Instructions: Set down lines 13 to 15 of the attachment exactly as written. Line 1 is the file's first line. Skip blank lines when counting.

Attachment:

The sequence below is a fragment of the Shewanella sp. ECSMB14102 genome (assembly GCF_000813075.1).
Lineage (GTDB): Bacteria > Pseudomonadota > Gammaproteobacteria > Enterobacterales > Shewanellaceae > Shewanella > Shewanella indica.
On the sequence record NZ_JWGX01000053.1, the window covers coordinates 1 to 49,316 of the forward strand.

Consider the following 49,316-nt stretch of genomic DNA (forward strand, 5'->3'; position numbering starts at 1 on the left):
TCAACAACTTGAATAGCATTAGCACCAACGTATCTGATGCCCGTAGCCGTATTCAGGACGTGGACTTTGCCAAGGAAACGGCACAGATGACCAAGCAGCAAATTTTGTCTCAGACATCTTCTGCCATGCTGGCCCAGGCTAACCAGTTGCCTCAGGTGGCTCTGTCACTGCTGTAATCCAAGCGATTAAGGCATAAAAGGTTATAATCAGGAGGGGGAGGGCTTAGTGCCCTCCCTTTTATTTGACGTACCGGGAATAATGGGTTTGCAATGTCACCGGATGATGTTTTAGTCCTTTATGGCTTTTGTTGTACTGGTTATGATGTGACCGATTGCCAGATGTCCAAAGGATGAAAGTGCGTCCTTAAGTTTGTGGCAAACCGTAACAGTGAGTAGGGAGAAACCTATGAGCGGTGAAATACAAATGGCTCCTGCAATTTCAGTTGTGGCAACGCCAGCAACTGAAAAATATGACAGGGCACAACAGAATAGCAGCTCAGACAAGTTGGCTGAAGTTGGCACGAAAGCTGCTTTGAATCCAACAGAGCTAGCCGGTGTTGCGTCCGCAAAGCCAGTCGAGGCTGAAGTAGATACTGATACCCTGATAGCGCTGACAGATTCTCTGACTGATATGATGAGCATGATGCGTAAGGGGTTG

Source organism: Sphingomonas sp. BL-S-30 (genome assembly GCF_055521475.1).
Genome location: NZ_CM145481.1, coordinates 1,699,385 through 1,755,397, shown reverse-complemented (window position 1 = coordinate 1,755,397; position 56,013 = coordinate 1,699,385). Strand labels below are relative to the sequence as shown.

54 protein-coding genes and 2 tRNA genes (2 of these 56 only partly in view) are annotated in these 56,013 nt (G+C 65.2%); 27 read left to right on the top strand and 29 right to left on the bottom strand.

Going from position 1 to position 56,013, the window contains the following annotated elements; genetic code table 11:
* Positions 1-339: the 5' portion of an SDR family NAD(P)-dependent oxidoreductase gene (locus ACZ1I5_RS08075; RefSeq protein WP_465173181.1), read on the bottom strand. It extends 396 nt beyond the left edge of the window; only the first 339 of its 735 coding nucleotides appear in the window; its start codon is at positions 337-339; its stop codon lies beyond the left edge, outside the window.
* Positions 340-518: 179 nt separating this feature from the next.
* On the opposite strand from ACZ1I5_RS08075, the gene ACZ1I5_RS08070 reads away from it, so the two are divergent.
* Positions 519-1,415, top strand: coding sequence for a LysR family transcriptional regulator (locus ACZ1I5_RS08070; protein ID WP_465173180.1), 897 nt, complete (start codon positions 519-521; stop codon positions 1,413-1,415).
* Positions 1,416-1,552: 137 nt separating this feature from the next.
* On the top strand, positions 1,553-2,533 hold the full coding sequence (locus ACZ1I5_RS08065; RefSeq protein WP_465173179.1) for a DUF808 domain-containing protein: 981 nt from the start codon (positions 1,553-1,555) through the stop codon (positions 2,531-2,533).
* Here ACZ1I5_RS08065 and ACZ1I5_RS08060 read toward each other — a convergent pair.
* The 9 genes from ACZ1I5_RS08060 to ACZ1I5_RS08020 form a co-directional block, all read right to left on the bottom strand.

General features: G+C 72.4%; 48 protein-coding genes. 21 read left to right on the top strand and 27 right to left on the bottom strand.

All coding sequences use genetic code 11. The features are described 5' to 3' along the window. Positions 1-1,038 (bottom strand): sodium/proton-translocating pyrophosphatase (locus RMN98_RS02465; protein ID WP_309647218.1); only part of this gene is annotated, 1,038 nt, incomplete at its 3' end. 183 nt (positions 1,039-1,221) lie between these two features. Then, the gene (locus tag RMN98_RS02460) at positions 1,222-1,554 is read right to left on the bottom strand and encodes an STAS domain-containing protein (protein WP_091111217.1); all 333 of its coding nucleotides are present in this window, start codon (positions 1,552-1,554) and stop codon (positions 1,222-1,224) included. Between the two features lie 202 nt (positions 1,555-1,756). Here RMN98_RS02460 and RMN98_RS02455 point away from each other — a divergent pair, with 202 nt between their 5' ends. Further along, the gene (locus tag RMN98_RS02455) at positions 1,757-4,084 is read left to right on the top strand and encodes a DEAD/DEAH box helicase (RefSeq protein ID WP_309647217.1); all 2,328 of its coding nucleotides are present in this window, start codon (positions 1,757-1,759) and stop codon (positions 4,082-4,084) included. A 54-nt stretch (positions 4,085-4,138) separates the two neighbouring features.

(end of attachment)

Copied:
* Positions 519-1,415, top strand: coding sequence for a LysR family transcriptional regulator (locus ACZ1I5_RS08070; protein ID WP_465173180.1), 897 nt, complete (start codon positions 519-521; stop codon positions 1,413-1,415).
* Positions 1,416-1,552: 137 nt separating this feature from the next.
* On the top strand, positions 1,553-2,533 hold the full coding sequence (locus ACZ1I5_RS08065; RefSeq protein WP_465173179.1) for a DUF808 domain-containing protein: 981 nt from the start codon (positions 1,553-1,555) through the stop codon (positions 2,531-2,533).